Even though every car qualifies, Day 1 only sets starting positions 13-30. The 12 fastest drivers will move on to a session on Sunday where they will battle for pole position.

The four slowest drivers will move on to a session on Sunday where they will battle for one of the three final grid slots.

When IMS opens up qualifying for second attempts, it will establish two “lanes” in the pit lane.

Lane 1 is the priority lane; if you choose to enter Lane 1, you will be guaranteed the opportunity to qualify before all of the cars in Lane 2, but it comes at a cost: You have to withdraw your original qualifying speed in order to enter Lane 1.

This creates a high-pressure scenario in which the driver and car are under immense pressure to set a faster time than before; otherwise, they’ll be stuck with that lower time.

Drivers who opt to use Lane 1 are generally some of the slowest qualifiers who want to make a second attempt at making the field immediately. You’ll also see some of the ultra-fast drivers opt for this lane in hopes of progressing to the Fast 12.

Then there’s Lane 2. Cars in Lane 2 will only be sent out to qualify after Lane 1 has emptied out.

Here, drivers and cars don’t need to sacrifice their original speed. So, if they go out for a qualifying run and set a slower speed than in their first attempt, they can keep the better of the two speeds.

Drivers who opt for Lane 2 are generally those who are comfortable with their initial qualifying speed but who feel they still have a little more to give.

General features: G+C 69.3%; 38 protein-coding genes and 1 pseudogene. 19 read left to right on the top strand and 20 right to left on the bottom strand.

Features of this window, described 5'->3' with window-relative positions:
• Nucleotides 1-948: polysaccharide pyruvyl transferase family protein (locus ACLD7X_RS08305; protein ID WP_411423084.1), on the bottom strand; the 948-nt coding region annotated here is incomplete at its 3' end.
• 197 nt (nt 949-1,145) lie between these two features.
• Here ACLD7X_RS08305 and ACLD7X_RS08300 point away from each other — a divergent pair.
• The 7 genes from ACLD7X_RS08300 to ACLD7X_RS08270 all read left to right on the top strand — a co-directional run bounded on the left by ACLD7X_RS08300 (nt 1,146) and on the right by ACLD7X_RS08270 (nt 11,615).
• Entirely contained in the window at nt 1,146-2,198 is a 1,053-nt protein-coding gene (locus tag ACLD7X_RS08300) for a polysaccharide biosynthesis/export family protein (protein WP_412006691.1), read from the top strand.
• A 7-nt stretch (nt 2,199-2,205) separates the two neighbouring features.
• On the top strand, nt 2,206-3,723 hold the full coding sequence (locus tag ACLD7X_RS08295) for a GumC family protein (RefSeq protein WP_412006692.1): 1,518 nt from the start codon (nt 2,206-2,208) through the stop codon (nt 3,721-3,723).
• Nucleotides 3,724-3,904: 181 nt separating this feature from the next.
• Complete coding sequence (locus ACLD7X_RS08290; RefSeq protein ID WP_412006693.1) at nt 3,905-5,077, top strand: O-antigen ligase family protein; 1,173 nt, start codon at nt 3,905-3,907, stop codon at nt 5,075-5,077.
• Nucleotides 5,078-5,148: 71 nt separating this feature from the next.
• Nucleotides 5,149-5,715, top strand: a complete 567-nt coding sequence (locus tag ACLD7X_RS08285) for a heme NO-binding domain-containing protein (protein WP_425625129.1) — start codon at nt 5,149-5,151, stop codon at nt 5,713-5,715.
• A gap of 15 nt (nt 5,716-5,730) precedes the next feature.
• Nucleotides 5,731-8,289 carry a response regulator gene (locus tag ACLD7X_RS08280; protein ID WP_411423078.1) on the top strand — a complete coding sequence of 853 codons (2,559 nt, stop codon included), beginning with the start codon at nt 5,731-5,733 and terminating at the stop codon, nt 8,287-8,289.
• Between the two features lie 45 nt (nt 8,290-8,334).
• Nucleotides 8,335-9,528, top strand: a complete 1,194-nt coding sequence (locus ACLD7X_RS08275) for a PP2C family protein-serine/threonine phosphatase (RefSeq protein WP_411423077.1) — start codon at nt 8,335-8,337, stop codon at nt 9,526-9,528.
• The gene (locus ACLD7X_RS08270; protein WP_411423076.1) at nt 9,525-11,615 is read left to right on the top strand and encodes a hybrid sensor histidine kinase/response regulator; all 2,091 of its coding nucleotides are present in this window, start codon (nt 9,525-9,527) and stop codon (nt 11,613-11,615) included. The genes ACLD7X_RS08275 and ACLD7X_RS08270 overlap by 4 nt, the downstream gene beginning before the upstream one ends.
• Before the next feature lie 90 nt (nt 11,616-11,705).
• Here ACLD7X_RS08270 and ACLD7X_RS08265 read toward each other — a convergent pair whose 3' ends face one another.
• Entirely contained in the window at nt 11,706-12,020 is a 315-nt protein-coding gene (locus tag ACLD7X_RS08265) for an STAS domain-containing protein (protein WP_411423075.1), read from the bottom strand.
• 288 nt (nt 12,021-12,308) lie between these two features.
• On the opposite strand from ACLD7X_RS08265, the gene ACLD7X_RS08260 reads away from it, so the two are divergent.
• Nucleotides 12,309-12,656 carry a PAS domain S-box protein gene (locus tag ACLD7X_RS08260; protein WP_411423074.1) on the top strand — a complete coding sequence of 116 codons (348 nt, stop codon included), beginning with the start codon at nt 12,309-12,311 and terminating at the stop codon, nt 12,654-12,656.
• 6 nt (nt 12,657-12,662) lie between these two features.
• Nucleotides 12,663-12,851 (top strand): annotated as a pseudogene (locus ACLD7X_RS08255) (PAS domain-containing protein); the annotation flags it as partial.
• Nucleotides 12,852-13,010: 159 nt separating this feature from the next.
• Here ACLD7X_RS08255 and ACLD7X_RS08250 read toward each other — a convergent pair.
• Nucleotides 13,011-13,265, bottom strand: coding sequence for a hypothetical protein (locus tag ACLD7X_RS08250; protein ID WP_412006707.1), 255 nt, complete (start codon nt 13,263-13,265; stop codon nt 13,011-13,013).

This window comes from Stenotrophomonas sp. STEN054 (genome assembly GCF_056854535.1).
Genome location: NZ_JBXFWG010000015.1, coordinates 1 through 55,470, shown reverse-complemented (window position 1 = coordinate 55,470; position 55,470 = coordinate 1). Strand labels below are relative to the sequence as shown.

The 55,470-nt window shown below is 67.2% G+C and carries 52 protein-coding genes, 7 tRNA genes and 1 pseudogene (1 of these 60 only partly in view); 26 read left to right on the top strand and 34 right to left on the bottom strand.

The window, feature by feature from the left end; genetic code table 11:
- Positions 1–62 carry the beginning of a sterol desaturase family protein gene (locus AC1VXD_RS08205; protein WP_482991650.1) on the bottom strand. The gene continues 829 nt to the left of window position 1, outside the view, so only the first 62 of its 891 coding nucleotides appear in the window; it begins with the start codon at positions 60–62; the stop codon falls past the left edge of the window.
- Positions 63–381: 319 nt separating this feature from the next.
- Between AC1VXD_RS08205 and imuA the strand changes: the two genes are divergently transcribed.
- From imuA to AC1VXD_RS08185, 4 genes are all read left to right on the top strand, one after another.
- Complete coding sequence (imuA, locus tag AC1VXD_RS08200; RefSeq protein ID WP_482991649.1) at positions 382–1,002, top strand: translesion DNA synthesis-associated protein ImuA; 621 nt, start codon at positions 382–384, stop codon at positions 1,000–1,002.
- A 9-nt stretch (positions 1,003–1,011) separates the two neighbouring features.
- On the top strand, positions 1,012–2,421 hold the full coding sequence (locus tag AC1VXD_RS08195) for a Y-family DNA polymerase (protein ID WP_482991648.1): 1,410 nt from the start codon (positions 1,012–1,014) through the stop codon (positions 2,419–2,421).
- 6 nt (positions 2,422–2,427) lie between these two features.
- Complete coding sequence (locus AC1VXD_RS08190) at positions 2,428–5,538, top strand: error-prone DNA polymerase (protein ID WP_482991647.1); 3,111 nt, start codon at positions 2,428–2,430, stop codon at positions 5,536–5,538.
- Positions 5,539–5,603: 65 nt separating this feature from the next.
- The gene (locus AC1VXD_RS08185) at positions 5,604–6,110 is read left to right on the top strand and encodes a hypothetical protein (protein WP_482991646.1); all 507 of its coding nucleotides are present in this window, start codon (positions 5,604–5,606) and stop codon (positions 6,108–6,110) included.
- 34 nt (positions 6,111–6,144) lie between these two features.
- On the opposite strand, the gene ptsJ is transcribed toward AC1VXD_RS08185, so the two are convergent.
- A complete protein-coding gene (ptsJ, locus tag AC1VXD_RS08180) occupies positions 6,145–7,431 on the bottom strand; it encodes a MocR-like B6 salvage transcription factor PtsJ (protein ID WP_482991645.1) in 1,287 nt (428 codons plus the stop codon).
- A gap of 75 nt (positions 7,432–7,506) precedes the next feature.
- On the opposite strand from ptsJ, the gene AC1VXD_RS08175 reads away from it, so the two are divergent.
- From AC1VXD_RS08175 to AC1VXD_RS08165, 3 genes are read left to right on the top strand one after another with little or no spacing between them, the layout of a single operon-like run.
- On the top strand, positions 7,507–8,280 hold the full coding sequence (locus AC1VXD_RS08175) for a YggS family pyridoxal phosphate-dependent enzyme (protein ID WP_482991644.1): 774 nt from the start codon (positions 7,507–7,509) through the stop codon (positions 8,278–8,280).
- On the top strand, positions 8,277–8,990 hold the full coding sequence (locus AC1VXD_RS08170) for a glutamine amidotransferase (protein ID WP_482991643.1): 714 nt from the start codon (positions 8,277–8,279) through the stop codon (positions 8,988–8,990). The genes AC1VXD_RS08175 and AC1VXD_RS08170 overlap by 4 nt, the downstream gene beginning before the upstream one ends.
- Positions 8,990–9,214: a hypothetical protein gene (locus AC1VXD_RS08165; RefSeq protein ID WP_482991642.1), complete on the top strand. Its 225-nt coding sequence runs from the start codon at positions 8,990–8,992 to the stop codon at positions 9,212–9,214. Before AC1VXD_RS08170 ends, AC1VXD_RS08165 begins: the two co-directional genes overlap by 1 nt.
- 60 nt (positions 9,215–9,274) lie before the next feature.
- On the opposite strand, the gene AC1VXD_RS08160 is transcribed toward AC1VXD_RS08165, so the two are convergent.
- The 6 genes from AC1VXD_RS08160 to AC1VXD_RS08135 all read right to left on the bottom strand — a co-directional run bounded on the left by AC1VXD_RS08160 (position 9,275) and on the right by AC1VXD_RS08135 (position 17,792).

Every car can attempt to qualify as many times as possible before qualifying ends at 6 pm ET local time.

Indy 500 Qualifying Day 3: Sunday

On Sunday, there will be three distinct sessions: Last Chance Qualifying, Fast 12 Qualifying, and Pole Qualifying.

The LCQ qualifying session is also known as “Bump Day,” because one of the four drivers in this session will be “bumped” from the field.

During an hour-long session, each of the four LCQ are guaranteed the opportunity to make one four-lap run. When every driver has qualified, officials allow cars to make additional attempts until the clock runs out.

The three fastest cars in this session will make up the final row of the starting grid, positions 31-33. The slowest car will not progress and will not race in the Indy 500.

The fastest drivers from Saturday will begin with “Fast 12” qualifying. The 12 fastest cars will line up in order from slowest to fastest, with the slowest of those 12 cars allowed to qualify first.

Each car is guaranteed one shot at a four-lap run during the hour-long session. The six fastest qualifiers in this session will proceed and attempt to qualify again. The six slowest qualifiers will set starting positions 7-12.

Finally, we’re on to Fast 6 qualifying, known as “Pole Day.”

The six fastest cars from the Fast 12 session will line up from slowest to fastest, and each will be granted one opportunity to complete four laps in an attempt to set a quick qualifying speed.

The fastest car in this session will sit on pole position, while the remainder of the first two rows will be filled out based on speed.

Pole position is coveted, but any front-row starting spot is excellent when it comes to race day.